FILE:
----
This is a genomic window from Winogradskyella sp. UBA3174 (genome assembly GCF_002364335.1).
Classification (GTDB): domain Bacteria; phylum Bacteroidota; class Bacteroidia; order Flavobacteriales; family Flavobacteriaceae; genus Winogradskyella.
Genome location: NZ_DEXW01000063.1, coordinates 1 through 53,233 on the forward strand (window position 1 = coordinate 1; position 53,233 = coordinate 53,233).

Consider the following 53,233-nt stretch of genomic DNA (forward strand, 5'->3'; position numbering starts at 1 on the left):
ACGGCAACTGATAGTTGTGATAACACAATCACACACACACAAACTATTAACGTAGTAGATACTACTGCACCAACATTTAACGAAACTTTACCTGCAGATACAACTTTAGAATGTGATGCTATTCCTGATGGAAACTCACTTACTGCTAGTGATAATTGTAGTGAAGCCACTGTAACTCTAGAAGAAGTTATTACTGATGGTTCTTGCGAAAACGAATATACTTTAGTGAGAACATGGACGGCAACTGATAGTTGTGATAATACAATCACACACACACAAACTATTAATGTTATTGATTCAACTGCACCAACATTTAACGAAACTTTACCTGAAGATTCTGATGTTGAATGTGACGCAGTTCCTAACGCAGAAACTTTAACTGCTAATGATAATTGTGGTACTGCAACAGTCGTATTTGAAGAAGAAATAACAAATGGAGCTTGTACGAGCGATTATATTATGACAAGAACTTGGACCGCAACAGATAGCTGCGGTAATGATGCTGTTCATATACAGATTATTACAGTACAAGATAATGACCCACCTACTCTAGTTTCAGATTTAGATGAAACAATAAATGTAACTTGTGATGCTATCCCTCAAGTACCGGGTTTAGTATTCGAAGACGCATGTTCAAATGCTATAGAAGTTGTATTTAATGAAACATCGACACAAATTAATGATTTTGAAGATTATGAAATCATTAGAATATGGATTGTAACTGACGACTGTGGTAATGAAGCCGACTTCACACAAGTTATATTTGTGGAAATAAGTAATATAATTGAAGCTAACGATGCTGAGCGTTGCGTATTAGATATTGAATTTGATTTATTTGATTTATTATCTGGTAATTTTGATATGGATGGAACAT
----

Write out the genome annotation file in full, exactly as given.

This is a genomic window from Winogradskyella sp. UBA3174 (genome assembly GCF_002364335.1).
Classification (GTDB): domain Bacteria; phylum Bacteroidota; class Bacteroidia; order Flavobacteriales; family Flavobacteriaceae; genus Winogradskyella.
Genome location: NZ_DEXW01000063.1, coordinates 1 through 53,233 on the forward strand (window position 1 = coordinate 1; position 53,233 = coordinate 53,233).

Consider the following 53,233-nt stretch of genomic DNA (forward strand, 5'->3'; position numbering starts at 1 on the left):
ACGGCAACTGATAGTTGTGATAACACAATCACACACACACAAACTATTAACGTAGTAGATACTACTGCACCAACATTTAACGAAACTTTACCTGCAGATACAACTTTAGAATGTGATGCTATTCCTGATGGAAACTCACTTACTGCTAGTGATAATTGTAGTGAAGCCACTGTAACTCTAGAAGAAGTTATTACTGATGGTTCTTGCGAAAACGAATATACTTTAGTGAGAACATGGACGGCAACTGATAGTTGTGATAATACAATCACACACACACAAACTATTAATGTTATTGATTCAACTGCACCAACATTTAACGAAACTTTACCTGAAGATTCTGATGTTGAATGTGACGCAGTTCCTAACGCAGAAACTTTAACTGCTAATGATAATTGTGGTACTGCAACAGTCGTATTTGAAGAAGAAATAACAAATGGAGCTTGTACGAGCGATTATATTATGACAAGAACTTGGACCGCAACAGATAGCTGCGGTAATGATGCTGTTCATATACAGATTATTACAGTACAAGATAATGACCCACCTACTCTAGTTTCAGATTTAGATGAAACAATAAATGTAACTTGTGATGCTATCCCTCAAGTACCGGGTTTAGTATTCGAAGACGCATGTTCAAATGCTATAGAAGTTGTATTTAATGAAACATCGACACAAATTAATGATTTTGAAGATTATGAAATCATTAGAATATGGATTGTAACTGACGACTGTGGTAATGAAGCCGACTTCACACAAGTTATATTTGTGGAAATAAGTAATATAATTGAAGCTAACGATGCTGAGCGTTGCGTATTAGATATTGAATTTGATTTATTTGATTTATTATCTGGTAATTTTGATATGGATGGAACAT